The Discovery Process in a Personal Injury Case
Accidents resulting in injuries can happen to anyone. You can set out on a Saturday morning to go to the mall, and another driver runs into you. You end up with neck and back injuries that are painful and require ongoing and expensive medical attention. The other driver has insurance, but when you attempt to make a claim, you feel like you’re the guilty party rather than the victim.
The claims adjuster assigned to you puts you through a grilling to try to pin as much of the fault on you as they can, and/or they ask for permission to view your medical records to determine if a pre-existing condition is what’s causing your injuries. You seek out an experienced personal injury attorney, who reviews what’s happening and recommends filing a personal injury lawsuit.
You agree, and the lawsuit is filed. Then begins what is known as the “discovery process.”
In discovery, you will have to produce documents relating to your claim, probably have to answer a set of questions known as “interrogatories,” and perhaps even submit to a deposition under oath. You can and should request the same of the other party.
Discovery is the legal concept that allows both sides in a lawsuit to know—as best as possible anyway—what the other side knows, so that neither party (plaintiff or defendant) goes to court unprepared or “out of the loop.”
Of course, the vast majority of civil lawsuits settle before going to trial, but that doesn’t mean there won’t be a robust discovery period when both sides demand to know the details of the case. You should be prepared for the process, and your attorney will no doubt advise you on how to respond and give you guidelines on your responsibilities and rights.
If you or a loved one has been injured because of someone else’s negligence, or even due to their intentional act, in or around Knoxville or Farragut, Tennessee, contact the Law Office of Joshua S. Reed. Our legal team will review what happened and advise you of the proper legal steps going forward. If a personal injury lawsuit is warranted, we will file that for you and counsel you on how to navigate the discovery process.
In addition to Knoxville and Farragut, we also proudly serve clients in and around Anderson, Blount, Union, Maryville, Oak Ridge, Loudon, and Clinton.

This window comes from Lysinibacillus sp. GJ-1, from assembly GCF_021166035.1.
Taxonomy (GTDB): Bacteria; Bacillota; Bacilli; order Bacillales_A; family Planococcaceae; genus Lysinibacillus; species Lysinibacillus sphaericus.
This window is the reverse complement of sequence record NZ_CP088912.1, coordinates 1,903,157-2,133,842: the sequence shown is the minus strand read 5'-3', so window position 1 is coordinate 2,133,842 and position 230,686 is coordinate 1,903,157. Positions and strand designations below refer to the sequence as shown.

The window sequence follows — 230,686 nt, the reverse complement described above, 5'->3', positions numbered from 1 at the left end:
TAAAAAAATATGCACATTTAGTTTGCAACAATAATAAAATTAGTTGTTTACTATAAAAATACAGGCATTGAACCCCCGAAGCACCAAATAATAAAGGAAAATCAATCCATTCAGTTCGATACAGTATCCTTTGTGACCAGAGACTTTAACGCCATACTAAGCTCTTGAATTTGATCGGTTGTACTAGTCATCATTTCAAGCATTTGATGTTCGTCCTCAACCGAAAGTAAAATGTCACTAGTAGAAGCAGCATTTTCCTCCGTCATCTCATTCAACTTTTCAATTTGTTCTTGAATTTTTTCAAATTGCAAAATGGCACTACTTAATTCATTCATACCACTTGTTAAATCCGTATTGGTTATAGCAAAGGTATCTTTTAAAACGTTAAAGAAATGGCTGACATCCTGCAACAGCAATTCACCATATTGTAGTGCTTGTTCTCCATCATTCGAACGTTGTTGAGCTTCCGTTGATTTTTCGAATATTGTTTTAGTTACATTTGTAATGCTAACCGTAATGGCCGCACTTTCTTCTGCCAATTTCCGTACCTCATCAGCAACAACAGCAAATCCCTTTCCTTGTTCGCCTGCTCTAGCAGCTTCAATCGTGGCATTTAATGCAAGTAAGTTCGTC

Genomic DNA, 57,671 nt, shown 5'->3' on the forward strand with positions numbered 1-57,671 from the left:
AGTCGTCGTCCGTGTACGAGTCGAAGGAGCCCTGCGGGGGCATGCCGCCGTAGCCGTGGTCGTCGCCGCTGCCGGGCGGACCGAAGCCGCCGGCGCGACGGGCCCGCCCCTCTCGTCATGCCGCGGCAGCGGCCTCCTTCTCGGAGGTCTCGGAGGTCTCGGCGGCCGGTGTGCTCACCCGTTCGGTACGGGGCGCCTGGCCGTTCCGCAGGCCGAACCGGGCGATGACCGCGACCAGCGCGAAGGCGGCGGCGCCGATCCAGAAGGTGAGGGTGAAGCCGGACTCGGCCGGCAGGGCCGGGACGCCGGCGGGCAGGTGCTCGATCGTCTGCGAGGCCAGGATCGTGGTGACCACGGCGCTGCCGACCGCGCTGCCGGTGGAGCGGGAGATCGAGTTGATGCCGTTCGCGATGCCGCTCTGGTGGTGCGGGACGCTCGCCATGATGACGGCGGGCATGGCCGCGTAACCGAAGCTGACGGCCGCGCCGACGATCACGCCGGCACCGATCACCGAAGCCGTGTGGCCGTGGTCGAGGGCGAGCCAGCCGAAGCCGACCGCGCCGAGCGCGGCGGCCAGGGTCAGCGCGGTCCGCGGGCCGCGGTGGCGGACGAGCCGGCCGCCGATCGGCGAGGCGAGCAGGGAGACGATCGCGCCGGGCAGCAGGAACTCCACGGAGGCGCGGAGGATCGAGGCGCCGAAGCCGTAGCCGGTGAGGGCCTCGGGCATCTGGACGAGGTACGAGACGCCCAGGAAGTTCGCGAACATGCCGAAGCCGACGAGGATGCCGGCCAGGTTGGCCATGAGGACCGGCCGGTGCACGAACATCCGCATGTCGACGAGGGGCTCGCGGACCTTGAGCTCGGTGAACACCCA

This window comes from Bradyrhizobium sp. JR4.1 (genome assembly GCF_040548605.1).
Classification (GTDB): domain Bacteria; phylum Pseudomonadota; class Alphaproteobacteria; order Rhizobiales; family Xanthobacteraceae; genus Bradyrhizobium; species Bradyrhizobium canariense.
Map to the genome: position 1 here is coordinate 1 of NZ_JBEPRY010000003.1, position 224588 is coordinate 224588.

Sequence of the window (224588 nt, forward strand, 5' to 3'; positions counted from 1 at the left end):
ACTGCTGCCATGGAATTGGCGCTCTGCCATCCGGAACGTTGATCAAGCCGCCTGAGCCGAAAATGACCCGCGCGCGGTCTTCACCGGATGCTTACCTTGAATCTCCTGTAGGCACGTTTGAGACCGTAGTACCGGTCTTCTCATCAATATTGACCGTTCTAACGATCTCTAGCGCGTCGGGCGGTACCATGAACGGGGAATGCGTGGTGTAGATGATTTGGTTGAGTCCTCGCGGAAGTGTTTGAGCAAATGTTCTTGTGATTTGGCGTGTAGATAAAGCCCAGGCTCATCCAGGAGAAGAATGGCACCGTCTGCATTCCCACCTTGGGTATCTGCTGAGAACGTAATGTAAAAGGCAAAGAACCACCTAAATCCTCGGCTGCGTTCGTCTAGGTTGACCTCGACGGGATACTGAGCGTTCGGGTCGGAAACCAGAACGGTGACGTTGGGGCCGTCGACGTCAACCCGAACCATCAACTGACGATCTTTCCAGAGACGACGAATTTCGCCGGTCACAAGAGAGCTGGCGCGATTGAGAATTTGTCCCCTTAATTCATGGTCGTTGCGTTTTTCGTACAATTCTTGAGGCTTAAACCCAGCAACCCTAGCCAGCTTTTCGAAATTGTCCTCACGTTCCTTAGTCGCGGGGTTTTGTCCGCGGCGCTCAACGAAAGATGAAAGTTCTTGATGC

Personal Injury Lawsuits in Tennessee
Personal injury lawsuits are covered under Tennessee code, which covers “injuries to the person.” The code sets a one-year deadline for filing a lawsuit resulting from an injury caused by another person or entity’s negligence or intentional act.
It doesn’t have to be a car accident, though those are certainly frequent. It could also be a slip-and-fall incident in a retail establishment. It could also be injuries resulting from defective products. Assault and battery, while also a criminal act, can likewise lead to a personal injury lawsuit against the assailant.
Types of Discovery
Discovery is the process by which each party to a lawsuit can learn what the other party knows or has in the way of evidence or testimony. Discovery can take different forms, including:
INTERROGATORIES: This is a fancy term for a set of questions being asked of you as the plaintiff. Say you sue the at-fault driver and/or that person’s insurance carrier. They may respond with a set of questions that you are asked to answer. These questions can be generalized, known as judicial council forms, or tailored specifically to the events in question. A specific question might be: “What happened at the accident scene on May 30, 2023?” Or, “Is it your position that the other driver was busy eating a sandwich and not paying attention to driving conditions?”
REQUESTS FOR ADMISSION: Similar to interrogatories but submitted separately, you may be asked to admit or deny something. The other side may ask, “Is it true you were speeding when the accident occurred on May 30, 2023?” Your answer would be to confirm or deny the statement.
REQUESTS FOR PRODUCTION: Sticking with the car accident example, the party being sued will no doubt ask you and your legal team to produce all relevant documents. This can include medical records, receipts, and emails concerning the accident, along with any other digital information pertaining to the case.
DEPOSITIONS: The other party may also ask you, and any witnesses you may have, to come in for a deposition under oath. This does not occur in the courtroom, but usually in a conference room, perhaps at the opposing attorney’s office. You will be sworn in to tell the truth, and a court reporter will be present to document everything that occurs.
It’s important to note here that discovery is a double-edged sword, so to speak. While you as the plaintiff may be required to answer questions, submit documents, or even be deposed, your legal team will be doing the same to the other party. Discovery is designed to level the playing field.
Privileged Information vs. Relevancy
Discovery must be focused on matters relevant to the lawsuit. In addition, certain information is privileged and cannot be asked for or used in a trial. What you say in private to your attorney is privileged, as is anything you say to your wife or your religious leader such as a priest. Conversations with your medical professional are also privileged, though your medical records can be requested if relevant.
Work With an Experienced Attorney
If you are injured because of someone else’s negligence or deliberate actions, you need to reach out for legal advice immediately. Insurance companies are notorious for lowballing or even denying valid claims. Let us handle the insurance negotiations, and then if necessary, we can launch a personal injury lawsuit to reach a fair and just settlement.
If you are in or around Knoxville or Farragut, contact the Law Office of Joshua S. Reed to handle every aspect of your personal injury claim and/or lawsuit.